Mutual funds in India are broadly classified into equity funds, debt funds, and balanced mutual funds, depending on their asset allocation and equity exposure. Therefore, the risk assumed and returns provided by a mutual fund plan would depend on its type. We have broken down the types of mutual funds in detail below:
Equity Mutual Funds
Equity funds, as the name suggests, invest mostly in equity shares of companies across all market capitalisations. A mutual fund is categorised under equity fund if it invests at least 65% of its portfolio in equity instruments. Equity funds have the potential to offer the highest returns among all classes of mutual funds. The returns provided by equity funds depend on the market movements, which are influenced by several geopolitical and economic factors. The equity funds are further classified as below:
Small-cap funds are those equity funds that predominantly invest in equity and equity-linked instruments of companies with small market capitalisation. SEBI defines small-cap companies as those that are ranked after 251 in market capitalisation.
Mid-cap funds are those equity funds that invest primarily in equity and equity-linked instruments of companies with medium market capitalisation. SEBI defines mid-cap companies as those that are ranked between 101 and 250 in market capitalisation.
Large-cap funds are those equity funds that invest mostly in equity and equity-linked instruments of companies with large market capitalisation. SEBI defines large-cap companies as those that are ranked between 1 and 100 in market capitalisation.
Multi-Cap Funds invest substantially in equity and equity-linked instruments of companies across all market capitalisations. The fund manager would change the asset allocation depending on the market condition to reap the maximum returns for investors and reduce the risk levels.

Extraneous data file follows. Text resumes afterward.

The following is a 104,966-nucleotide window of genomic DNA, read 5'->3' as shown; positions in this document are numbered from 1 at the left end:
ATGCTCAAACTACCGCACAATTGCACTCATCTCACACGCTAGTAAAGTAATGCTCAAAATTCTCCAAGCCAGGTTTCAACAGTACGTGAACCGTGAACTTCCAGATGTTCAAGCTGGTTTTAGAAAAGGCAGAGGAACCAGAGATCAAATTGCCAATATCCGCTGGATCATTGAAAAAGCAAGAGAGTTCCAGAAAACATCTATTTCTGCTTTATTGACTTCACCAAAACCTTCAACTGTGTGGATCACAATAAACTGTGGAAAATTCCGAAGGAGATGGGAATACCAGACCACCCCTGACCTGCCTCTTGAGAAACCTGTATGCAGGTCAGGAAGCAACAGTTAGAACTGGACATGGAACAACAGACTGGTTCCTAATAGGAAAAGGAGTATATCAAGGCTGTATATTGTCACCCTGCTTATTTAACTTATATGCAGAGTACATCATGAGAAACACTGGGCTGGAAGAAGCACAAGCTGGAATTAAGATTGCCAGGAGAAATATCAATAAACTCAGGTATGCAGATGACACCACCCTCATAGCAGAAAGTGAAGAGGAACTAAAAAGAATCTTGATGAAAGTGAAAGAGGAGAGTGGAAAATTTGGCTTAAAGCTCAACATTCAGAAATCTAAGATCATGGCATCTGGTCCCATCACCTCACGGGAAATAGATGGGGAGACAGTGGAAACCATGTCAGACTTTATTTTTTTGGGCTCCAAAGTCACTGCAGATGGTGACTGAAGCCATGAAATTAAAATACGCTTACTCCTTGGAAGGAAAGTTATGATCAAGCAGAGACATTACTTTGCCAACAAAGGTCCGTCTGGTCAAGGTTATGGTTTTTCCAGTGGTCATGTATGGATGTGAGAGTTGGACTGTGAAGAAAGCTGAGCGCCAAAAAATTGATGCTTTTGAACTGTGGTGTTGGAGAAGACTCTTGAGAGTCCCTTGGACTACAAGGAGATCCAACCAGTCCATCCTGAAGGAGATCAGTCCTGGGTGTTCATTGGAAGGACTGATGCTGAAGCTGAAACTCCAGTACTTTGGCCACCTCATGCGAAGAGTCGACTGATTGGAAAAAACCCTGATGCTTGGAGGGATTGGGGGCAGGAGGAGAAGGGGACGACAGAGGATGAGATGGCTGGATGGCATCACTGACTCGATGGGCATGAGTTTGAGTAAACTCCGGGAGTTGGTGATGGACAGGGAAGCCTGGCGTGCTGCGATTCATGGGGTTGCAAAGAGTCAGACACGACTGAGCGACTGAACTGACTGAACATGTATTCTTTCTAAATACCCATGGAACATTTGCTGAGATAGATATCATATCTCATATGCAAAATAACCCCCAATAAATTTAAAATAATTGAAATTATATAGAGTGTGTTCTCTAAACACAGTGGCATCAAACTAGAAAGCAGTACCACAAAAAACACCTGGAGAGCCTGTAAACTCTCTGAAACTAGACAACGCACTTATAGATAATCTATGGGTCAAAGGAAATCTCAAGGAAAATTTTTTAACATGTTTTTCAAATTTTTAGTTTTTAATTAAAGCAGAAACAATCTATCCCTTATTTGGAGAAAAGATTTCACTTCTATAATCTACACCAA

Sector or Thematic Funds
Sectoral funds invest principally in equity and equity-linked instruments of companies in a particular sector like FMCG and IT. Thematic funds invest in equities of companies that operate with a similar theme like travel.
Index Funds are a type of equity funds having the intention of tracking and emulating the performance of a popular stock market index such as the S&P BSE Sensex and NSE Nifty50. The asset allocation of an index fund would be the same as that of its underlying index. Therefore, the returns offered by index mutual funds would be similar to that of its underlying index.
Equity-linked savings scheme (ELSS) is the only kind of mutual funds covered under Section 80C of the Income Tax Act, 1961. Investors can claim tax deductions of up to Rs 1,50,000 a year by investing in ELSS.
Debt Mutual Funds
Debt mutual funds invest mostly in debt, money market and other fixed-income instruments such as treasury bills, government bonds, certificates of deposit, and other high-rated securities. A mutual fund is considered a debt fund if it invests a minimum of 65% of its portfolio in debt securities. Debt funds are ideal for risk-averse investors as the performance of debt funds is not influenced much by the market fluctuations. Therefore, the returns provided by debt funds are very much predictable. The debt funds are further classified as below: